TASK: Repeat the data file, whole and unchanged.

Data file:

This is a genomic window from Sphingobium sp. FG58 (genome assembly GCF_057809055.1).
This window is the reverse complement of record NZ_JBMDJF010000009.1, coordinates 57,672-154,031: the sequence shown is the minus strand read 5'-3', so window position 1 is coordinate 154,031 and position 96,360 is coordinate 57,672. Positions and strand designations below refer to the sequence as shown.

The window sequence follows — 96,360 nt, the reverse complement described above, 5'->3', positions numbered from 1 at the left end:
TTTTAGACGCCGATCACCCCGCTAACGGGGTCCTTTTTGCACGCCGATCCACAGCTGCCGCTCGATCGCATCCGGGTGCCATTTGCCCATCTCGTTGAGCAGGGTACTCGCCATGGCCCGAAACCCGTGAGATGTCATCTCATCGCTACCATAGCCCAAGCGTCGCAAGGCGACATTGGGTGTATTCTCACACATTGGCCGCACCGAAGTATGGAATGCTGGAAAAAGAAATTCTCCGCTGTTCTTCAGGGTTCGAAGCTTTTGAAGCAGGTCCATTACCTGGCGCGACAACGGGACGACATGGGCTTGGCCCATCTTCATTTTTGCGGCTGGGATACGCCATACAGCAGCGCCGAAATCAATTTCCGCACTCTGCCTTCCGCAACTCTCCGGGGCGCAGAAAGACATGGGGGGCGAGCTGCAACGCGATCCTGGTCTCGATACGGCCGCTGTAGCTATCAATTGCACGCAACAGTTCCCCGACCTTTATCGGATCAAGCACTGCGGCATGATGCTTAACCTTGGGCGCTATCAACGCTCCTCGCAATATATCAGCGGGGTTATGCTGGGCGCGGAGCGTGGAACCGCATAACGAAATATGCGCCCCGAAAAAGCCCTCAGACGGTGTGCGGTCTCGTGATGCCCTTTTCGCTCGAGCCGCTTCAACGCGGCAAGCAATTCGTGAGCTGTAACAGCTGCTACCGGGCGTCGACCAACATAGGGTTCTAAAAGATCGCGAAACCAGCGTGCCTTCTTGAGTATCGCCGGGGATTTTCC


This is a genomic window from Sphingobium sp. FG58 (genome assembly GCF_057809055.1).
This window is the reverse complement of record NZ_JBMDJF010000009.1, coordinates 57,672-154,031: the sequence shown is the minus strand read 5'-3', so window position 1 is coordinate 154,031 and position 96,360 is coordinate 57,672. Positions and strand designations below refer to the sequence as shown.

The window sequence follows — 96,360 nt, the reverse complement described above, 5'->3', positions numbered from 1 at the left end:
TTTTAGACGCCGATCACCCCGCTAACGGGGTCCTTTTTGCACGCCGATCCACAGCTGCCGCTCGATCGCATCCGGGTGCCATTTGCCCATCTCGTTGAGCAGGGTACTCGCCATGGCCCGAAACCCGTGAGATGTCATCTCATCGCTACCATAGCCCAAGCGTCGCAAGGCGACATTGGGTGTATTCTCACACATTGGCCGCACCGAAGTATGGAATGCTGGAAAAAGAAATTCTCCGCTGTTCTTCAGGGTTCGAAGCTTTTGAAGCAGGTCCATTACCTGGCGCGACAACGGGACGACATGGGCTTGGCCCATCTTCATTTTTGCGGCTGGGATACGCCATACAGCAGCGCCGAAATCAATTTCCGCACTCTGCCTTCCGCAACTCTCCGGGGCGCAGAAAGACATGGGGGGCGAGCTGCAACGCGATCCTGGTCTCGATACGGCCGCTGTAGCTATCAATTGCACGCAACAGTTCCCCGACCTTTATCGGATCAAGCACTGCGGCATGATGCTTAACCTTGGGCGCTATCAACGCTCCTCGCAATATATCAGCGGGGTTATGCTGGGCGCGGAGCGTGGAACCGCATAACGAAATATGCGCCCCGAAAAAGCCCTCAGACGGTGTGCGGTCTCGTGATGCCCTTTTCGCTCGAGCCGCTTCAACGCGGCAAGCAATTCGTGAGCTGTAACAGCTGCTACCGGGCGTCGACCAACATAGGGTTCTAAAAGATCGCGAAACCAGCGTGCCTTCTTGAGTATCGCCGGGGATTTTCC